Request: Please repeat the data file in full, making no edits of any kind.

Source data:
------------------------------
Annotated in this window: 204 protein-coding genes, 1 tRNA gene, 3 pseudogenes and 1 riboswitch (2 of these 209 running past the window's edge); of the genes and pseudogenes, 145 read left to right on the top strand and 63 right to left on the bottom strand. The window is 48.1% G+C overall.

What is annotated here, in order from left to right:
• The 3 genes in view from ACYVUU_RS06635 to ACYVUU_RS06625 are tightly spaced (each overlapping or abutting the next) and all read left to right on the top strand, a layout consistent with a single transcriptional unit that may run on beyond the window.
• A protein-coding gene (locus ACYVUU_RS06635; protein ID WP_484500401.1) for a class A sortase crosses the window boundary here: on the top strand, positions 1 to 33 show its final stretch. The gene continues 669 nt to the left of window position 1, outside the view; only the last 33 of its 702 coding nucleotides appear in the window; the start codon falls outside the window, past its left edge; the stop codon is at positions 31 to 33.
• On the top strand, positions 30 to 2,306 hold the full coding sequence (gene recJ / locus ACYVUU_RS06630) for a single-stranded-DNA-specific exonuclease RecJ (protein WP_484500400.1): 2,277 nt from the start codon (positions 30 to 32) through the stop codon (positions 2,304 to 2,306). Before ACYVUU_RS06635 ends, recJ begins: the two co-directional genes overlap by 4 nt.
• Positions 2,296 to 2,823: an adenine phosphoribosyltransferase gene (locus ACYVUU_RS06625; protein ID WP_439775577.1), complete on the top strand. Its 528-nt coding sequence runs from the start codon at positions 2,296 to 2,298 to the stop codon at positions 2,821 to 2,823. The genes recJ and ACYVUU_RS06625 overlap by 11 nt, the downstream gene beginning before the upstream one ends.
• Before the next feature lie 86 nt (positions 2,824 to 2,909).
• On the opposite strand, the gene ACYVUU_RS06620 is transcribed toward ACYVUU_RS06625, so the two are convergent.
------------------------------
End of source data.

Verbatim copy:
Annotated in this window: 204 protein-coding genes, 1 tRNA gene, 3 pseudogenes and 1 riboswitch (2 of these 209 running past the window's edge); of the genes and pseudogenes, 145 read left to right on the top strand and 63 right to left on the bottom strand. The window is 48.1% G+C overall.

What is annotated here, in order from left to right:
• The 3 genes in view from ACYVUU_RS06635 to ACYVUU_RS06625 are tightly spaced (each overlapping or abutting the next) and all read left to right on the top strand, a layout consistent with a single transcriptional unit that may run on beyond the window.
• A protein-coding gene (locus ACYVUU_RS06635; protein ID WP_484500401.1) for a class A sortase crosses the window boundary here: on the top strand, positions 1 to 33 show its final stretch. The gene continues 669 nt to the left of window position 1, outside the view; only the last 33 of its 702 coding nucleotides appear in the window; the start codon falls outside the window, past its left edge; the stop codon is at positions 31 to 33.
• On the top strand, positions 30 to 2,306 hold the full coding sequence (gene recJ / locus ACYVUU_RS06630) for a single-stranded-DNA-specific exonuclease RecJ (protein WP_484500400.1): 2,277 nt from the start codon (positions 30 to 32) through the stop codon (positions 2,304 to 2,306). Before ACYVUU_RS06635 ends, recJ begins: the two co-directional genes overlap by 4 nt.
• Positions 2,296 to 2,823: an adenine phosphoribosyltransferase gene (locus ACYVUU_RS06625; protein ID WP_439775577.1), complete on the top strand. Its 528-nt coding sequence runs from the start codon at positions 2,296 to 2,298 to the stop codon at positions 2,821 to 2,823. The genes recJ and ACYVUU_RS06625 overlap by 11 nt, the downstream gene beginning before the upstream one ends.
• Before the next feature lie 86 nt (positions 2,824 to 2,909).
• On the opposite strand, the gene ACYVUU_RS06620 is transcribed toward ACYVUU_RS06625, so the two are convergent.